Pig skin jelly
Pig skin jelly

The Bari

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Bone marrow is an organ, too, an essential part of the lymphatic system that generates blood cells. Split the bone, roast it, and scoop out the marrow with a marrow spoon or knife and spread it on bread for a real treat. At newcomer The Bari, the bovine bone marrow is further heaped with homemade kimchi, and toasts are provided.

Bone marrow
Bone marrow

Cheburechnaya

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Named after meat-stuffed turnovers called chebureki, this kosher Uzbek restaurant specializes in kebabs, and several involve organs. Due to their high fat content, the lamb or veal sweetbreads (in this case, the thymus gland) are especially good at absorbing the smell of the smoking charcoal over which they’re cooked, and are also bargain priced at this BYOB spot in Rego Park.

Sweetbread kebabs
Sweetbread kebabs

Ugly Kitchen

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Pork ruffle is actually the mesentery of the pig, an undulant shelf of flesh that keeps the intestines in place. At Filipino bar Ugly Kitchen, the pork ruffle is served as a deep-fried snack, presented with a tart soy dipping sauce, and the variety meat tastes more fleshy than fatty, but is very, very rich, indeed. 

Pork ruffle
Pork ruffle

Fiaschetteria Pistoia

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Perhaps the most common of all organ meats is the chicken liver, a small globular filter organ colored a deep reddish brown that melts perfectly into a pate or mousse. It constitutes a signature dish in both Jewish and Tuscan cuisine. At this Italian restaurant, coarsely pureed and herbed chicken livers are served with toast and olive oil to make do-it-yourself crostini, and there’s nothing better to pair it with than a glass of chianti.

Chicken liver crostini
Chicken liver crostini

Souk & Sandwich

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If tired of the usual chicken liver crostini, check out this sawdat djaj sandwich. Wrapped in a big pita like a flattened burrito, it contains full chicken livers sauteed and flavored with lemon, then garnished with parsley, pickles, and the fiery garlic sauce called toum. Every bite is a tart delight.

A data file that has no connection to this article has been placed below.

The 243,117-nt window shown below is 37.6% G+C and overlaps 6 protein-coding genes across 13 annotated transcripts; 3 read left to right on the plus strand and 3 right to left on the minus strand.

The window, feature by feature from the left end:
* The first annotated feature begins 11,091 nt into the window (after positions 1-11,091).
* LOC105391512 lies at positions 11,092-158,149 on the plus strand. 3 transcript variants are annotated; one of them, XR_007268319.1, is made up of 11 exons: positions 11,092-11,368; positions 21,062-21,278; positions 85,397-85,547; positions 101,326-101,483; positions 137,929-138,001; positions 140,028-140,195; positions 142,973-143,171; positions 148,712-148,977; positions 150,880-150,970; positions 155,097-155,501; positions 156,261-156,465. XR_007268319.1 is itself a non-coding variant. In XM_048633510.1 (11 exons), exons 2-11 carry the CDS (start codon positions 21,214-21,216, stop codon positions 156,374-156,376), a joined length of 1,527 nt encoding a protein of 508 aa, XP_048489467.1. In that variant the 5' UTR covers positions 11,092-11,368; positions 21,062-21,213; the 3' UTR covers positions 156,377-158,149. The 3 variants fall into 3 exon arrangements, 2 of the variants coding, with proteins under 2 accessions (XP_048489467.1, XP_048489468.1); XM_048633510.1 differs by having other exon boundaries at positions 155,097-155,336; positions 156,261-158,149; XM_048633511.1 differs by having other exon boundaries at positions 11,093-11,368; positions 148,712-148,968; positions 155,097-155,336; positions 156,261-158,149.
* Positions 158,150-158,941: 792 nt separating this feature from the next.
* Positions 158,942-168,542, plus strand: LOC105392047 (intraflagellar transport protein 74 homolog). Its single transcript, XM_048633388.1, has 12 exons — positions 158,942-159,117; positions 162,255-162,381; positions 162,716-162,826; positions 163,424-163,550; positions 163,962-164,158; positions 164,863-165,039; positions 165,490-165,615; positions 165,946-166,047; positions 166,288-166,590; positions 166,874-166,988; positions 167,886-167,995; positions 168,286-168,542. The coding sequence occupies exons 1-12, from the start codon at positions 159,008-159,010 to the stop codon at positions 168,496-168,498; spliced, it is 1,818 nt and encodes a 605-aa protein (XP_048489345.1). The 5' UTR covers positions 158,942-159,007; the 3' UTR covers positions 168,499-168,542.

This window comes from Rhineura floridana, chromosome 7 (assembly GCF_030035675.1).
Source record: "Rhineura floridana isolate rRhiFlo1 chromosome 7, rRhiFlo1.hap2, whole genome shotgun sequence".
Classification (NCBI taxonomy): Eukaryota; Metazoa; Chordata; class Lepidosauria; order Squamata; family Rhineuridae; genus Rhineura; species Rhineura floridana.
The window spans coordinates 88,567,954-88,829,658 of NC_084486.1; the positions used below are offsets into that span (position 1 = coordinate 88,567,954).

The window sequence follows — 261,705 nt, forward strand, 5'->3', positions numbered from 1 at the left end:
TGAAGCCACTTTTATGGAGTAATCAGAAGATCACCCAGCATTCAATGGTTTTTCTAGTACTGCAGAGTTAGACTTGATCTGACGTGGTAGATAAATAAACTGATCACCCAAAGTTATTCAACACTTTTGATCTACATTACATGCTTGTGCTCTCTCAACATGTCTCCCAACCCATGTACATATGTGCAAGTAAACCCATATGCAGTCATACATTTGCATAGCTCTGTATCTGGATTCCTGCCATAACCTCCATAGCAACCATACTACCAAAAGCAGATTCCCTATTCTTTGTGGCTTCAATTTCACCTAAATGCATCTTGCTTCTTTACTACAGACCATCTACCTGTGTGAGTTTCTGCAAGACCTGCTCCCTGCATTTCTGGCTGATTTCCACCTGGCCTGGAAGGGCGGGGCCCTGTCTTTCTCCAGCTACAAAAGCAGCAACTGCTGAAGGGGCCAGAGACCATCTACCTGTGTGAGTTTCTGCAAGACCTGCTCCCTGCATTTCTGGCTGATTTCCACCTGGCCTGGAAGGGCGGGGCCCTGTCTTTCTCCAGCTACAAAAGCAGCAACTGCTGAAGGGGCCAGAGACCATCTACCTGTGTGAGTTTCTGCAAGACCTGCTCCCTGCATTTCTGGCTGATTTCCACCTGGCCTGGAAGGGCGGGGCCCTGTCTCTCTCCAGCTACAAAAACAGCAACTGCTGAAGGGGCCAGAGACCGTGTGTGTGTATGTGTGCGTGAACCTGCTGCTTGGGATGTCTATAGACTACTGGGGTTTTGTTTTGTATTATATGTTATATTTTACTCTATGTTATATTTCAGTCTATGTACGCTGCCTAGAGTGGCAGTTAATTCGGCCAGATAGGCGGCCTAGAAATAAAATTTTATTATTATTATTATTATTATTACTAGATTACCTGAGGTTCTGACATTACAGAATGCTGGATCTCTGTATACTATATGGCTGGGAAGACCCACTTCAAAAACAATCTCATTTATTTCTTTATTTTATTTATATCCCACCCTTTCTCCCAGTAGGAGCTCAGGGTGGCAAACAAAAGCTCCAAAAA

Chicken liver in a pita
Chicken liver in a pita

Tomiño Taberna Gallega

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Honeycomb (cow stomach) tripe is joined by chickpeas and chorizo in this classic Galician soup called callos from the northwest of Spain. With limited swatches of the organ, you might just appreciate them more, at this splendid tapas bar in Little Italy.

Callos
Callos

Flaming Kitchen

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You can’t do better, organ-wise, than visiting a Sichuan restaurant. In addition to entrée hot pots and stir fries, the menus often offer apps rife with offal, usually slicked with chile oil and dotted with cracked Sichuan peppercorns, making them hot and tingly. At Flaming Kitchen, the slippery and translucent beef tendon is so prepared, and constitutes one of the menu’s standout dishes.

Sliced beef tendon with spicy pepper sauce
Sliced beef tendon with spicy pepper sauce

Ping’s

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Like their northern and western Chinese counterparts, Cantonese restaurants mount menus rich in offal. One dish seen occasionally in Manhattan’s Chinatown is duck tongues. Braised in thick soy sauce at Ping’s, they come out plump and tasty, though each also contains cartilage that must be discreetly spit out.

Duck tongues
Duck tongues

Nothing in Central America quite illustrates the concept of nose-to-tail eating as well as Guatemalan revolcado. It starts out with a pig head from which pieces like cheek and ear are carefully removed and used, followed by “pig entrails” that usually include kidney, liver, and intestines. The taste of the organs is strong, but sent in a mellow direction by curry powder. 

Revolcado
Revolcado

Victoria Deli

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Nearly every Latin American country has its own version of tripe soup, not only filling and delicious, but sometimes thought to be a hangover remedy. The cow tripe soup pancita is available most weekends and sometimes during the week at Victoria Deli, a grocery store turned into a taqueria while also remaining a classic Mexican bodega.

Pancita
Pancita

Singh's Roti Shop & Bar

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Did you know blood is a tissue? It figures as a thickener in many cuisines, including Thai, Italian, and Filipino. Beloved in Argentina and France, pig blood sausage (called “black pudding”) is also a part of an English breakfast, and a similar sausage, only thicker, is standard fare in Guyana. At Singh’s, it sits coiled on the steam table, and you can buy it by the pound.

Blood pudding
Blood pudding

Loamy, loamy beef or pork blood sausage! Usually mixed with grains such as rice, the blood gives deep color and subtle flavor, sometimes rendering the link crumbly inside. In Korean cuisine, the blood sausage is called soondae, and at Gowanus’ Insa, it’s served with perilla salt and sprinkled with scallions. And remember that blood sausage contains another organ, too: the sausage casing is intestine.

Soondae
Soondae

Georgian Dream

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If you like your organs diverse, and concealed in a stew under a blanket of sauce, the Georgian standard kuchmachi might be your thing. Found at this wonderful Bay Ridge restaurant decorated like a Caucasus village, with a breezy backyard, the dish is a catalog of chicken heart, liver, kidneys, spleen, and lungs.